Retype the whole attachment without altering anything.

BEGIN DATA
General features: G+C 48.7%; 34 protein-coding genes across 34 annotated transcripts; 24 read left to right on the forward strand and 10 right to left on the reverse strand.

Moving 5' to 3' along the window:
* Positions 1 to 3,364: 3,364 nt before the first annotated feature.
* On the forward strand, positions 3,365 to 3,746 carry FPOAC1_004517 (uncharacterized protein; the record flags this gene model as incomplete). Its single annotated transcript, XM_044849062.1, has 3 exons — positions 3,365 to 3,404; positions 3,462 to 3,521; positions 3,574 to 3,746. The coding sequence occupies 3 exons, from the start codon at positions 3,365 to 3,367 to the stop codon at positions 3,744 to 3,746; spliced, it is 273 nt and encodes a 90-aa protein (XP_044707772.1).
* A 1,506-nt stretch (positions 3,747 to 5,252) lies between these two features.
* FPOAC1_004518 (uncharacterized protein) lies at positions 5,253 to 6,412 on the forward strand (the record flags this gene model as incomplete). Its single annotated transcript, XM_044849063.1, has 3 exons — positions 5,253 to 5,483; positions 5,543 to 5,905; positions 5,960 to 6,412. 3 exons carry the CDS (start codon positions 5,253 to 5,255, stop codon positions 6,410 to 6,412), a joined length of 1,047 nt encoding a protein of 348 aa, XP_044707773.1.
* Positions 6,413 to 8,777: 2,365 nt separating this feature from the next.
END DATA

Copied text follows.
General features: G+C 48.7%; 34 protein-coding genes across 34 annotated transcripts; 24 read left to right on the forward strand and 10 right to left on the reverse strand.

Moving 5' to 3' along the window:
* Positions 1 to 3,364: 3,364 nt before the first annotated feature.
* On the forward strand, positions 3,365 to 3,746 carry FPOAC1_004517 (uncharacterized protein; the record flags this gene model as incomplete). Its single annotated transcript, XM_044849062.1, has 3 exons — positions 3,365 to 3,404; positions 3,462 to 3,521; positions 3,574 to 3,746. The coding sequence occupies 3 exons, from the start codon at positions 3,365 to 3,367 to the stop codon at positions 3,744 to 3,746; spliced, it is 273 nt and encodes a 90-aa protein (XP_044707772.1).
* A 1,506-nt stretch (positions 3,747 to 5,252) lies between these two features.
* FPOAC1_004518 (uncharacterized protein) lies at positions 5,253 to 6,412 on the forward strand (the record flags this gene model as incomplete). Its single annotated transcript, XM_044849063.1, has 3 exons — positions 5,253 to 5,483; positions 5,543 to 5,905; positions 5,960 to 6,412. 3 exons carry the CDS (start codon positions 5,253 to 5,255, stop codon positions 6,410 to 6,412), a joined length of 1,047 nt encoding a protein of 348 aa, XP_044707773.1.
* Positions 6,413 to 8,777: 2,365 nt separating this feature from the next.